Visual Studio - Unit tests loading resources in the project

The goal is to run some tests given some data in those Xml files.

How would you easily load a given Xml file into an XmlDoc within the unit test methods?

Current state is:

  XmlDocument doc = new XmlDocument();
  string xmlFile = "4.xml";
  string dir = System.IO.Directory.GetCurrentDirectory() + @"\Msgs\" 

  //dir is then the value of the current exe's path, which is
  //d:\sourcecode\myproject\TestResults\myComputer 2009-10-08 16_07_45\Out

  //we actually need:
  //d:\sourcecode\myproject\Msgs\ 
  doc.Load( dir + fileName); //should really use System.IO.Path.Combine()!

Is it just a simple matter of putting that path in an app.config? I was hoping to avoid that, given the possibility of different paths on developer machines.

Question: How would you write the algorithm to load a given Xml file into an XmlDocument in the unit test method?

Answers


In the unit test project add a post-build event that copies the XML file to the output directory. Then, you can use your original code to get the XML file.

The post build event will look like something like this:

copy $(SolutionDir)file.xml $(ProjectDir)$(OutDir)file.xml

You may also need this to add to your path:

Path.GetDirectoryName(Assembly.GetExecutingAssembly().Location)

There is a Visual Studio Unit Testing feature for this: DeploymentItemAttribute

I use this feature to copy all xml files in a given project folder to the unit test output folder, before testing if all required files are present.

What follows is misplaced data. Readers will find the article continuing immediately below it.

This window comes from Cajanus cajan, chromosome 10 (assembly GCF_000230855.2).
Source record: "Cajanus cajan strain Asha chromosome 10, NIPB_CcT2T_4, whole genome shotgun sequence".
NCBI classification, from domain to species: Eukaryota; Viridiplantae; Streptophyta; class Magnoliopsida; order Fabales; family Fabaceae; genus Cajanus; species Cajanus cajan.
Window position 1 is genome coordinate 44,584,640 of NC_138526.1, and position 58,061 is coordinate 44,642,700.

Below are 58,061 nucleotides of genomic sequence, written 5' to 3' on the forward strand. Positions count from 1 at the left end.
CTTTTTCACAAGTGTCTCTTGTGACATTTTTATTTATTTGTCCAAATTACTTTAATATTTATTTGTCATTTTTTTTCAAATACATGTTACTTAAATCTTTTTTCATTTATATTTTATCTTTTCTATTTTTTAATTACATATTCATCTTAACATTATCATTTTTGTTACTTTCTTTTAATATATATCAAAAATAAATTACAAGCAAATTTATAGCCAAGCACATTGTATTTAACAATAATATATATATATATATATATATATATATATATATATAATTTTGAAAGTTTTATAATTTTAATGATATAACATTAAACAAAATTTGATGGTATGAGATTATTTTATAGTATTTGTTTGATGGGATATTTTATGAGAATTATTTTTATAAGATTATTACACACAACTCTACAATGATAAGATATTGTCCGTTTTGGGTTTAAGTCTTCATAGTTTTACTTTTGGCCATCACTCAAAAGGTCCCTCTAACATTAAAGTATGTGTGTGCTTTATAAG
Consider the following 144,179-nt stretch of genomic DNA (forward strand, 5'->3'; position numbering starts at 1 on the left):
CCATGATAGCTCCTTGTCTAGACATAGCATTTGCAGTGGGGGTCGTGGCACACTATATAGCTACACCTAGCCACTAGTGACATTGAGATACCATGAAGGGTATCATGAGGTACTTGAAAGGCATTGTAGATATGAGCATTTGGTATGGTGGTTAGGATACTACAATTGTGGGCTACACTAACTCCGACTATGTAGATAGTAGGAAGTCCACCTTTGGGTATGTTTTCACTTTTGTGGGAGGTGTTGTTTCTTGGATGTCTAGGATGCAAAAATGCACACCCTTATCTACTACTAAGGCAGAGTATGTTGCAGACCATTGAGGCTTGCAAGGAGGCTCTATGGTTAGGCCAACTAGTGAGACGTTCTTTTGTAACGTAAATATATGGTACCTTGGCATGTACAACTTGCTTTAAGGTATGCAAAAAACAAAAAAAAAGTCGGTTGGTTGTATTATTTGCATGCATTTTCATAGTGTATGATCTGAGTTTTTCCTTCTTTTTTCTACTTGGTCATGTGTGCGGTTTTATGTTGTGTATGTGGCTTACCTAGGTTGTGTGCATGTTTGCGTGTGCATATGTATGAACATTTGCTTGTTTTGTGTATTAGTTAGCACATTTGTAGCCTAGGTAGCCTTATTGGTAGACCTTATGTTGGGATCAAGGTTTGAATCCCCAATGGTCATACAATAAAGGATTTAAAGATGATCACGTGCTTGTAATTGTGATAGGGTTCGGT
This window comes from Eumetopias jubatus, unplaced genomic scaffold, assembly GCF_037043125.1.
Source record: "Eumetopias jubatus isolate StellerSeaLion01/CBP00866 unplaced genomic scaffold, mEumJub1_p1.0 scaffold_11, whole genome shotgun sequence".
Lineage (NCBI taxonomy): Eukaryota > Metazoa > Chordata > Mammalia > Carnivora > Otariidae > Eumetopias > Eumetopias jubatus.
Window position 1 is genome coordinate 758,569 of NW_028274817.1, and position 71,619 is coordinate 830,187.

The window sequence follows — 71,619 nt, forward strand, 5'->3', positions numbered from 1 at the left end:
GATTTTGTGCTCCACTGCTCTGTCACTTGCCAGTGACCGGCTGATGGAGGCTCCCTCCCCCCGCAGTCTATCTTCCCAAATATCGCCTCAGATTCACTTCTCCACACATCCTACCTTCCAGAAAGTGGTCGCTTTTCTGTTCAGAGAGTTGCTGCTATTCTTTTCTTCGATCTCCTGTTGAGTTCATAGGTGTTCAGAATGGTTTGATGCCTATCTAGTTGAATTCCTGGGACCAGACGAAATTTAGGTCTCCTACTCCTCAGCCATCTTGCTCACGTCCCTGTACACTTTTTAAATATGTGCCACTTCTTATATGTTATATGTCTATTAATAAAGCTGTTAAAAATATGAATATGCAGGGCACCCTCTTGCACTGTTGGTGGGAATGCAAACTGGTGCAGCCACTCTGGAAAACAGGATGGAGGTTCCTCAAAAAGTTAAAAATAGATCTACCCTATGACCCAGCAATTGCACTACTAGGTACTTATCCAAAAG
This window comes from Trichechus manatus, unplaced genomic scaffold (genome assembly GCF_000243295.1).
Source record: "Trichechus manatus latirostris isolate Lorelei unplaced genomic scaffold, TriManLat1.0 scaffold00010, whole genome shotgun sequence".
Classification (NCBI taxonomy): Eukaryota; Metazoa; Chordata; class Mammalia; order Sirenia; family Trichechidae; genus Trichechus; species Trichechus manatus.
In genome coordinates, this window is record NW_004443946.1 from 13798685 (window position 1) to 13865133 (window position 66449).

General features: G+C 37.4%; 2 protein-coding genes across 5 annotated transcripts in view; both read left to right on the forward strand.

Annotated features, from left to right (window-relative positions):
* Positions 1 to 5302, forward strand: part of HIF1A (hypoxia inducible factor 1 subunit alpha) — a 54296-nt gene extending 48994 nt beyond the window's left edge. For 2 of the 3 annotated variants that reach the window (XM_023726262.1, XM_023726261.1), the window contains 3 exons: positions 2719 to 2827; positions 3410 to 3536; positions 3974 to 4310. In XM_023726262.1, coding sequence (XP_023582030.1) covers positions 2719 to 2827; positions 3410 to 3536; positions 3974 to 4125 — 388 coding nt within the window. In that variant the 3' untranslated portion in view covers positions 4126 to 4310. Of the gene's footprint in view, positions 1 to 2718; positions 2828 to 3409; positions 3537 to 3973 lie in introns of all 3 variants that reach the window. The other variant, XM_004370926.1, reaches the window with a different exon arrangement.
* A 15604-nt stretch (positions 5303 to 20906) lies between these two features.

You can use this attribute with your unit tests to copy specific files from the Project folder (or anywhere else) to the Unit Test output folder. Like so:

[TestMethod()]
[DeploymentItem("MyProjectFolder\\SomeDataFolder\\somefile.txt", "SomeOutputSubdirectory")]
public void FindResourcefile_Test()
{
    string fileName = "SomeOutputSubdirectory\\somefile.txt";
    Assert.IsTrue(System.IO.File.Exists(fileName));
}

You can also copy the contents of whole folders:

[TestMethod()]
[DeploymentItem("MyProjectFolder\\SomeDataFolder\\", "SomeOutputSubdirectory")]
public void FindResourcefile_Test()
{
    string fileName = "SomeOutputSubdirectory\\someOtherFile.txt";
    Assert.IsTrue(System.IO.File.Exists(fileName));
}

The first parameter is the source, the second the destination folder. The source is relative to your solution folder (so you can access the Unit Test project of the project being tested) and the destination is relative to the output folder of the unit test assembly.

UPDATE:

You need to enable Deployment in the Test Settings for this to work. This MSDN page explains how (it's real easy): http://msdn.microsoft.com/en-us/library/ms182475(v=vs.90).aspx#EnableDisableDeploy


You can build those files into your executable (set their "Build Action" property to "Embedded Resource") and then get them using the Assembly.GetManifestResourceStream method.


I use a helper class to deal with getting basic paths I might want to access in my Unit Tests.

using System;
using System.Collections.Generic;
using System.IO;
using System.Linq;
using System.Text;
using System.Threading.Tasks;

namespace Brass9.Testing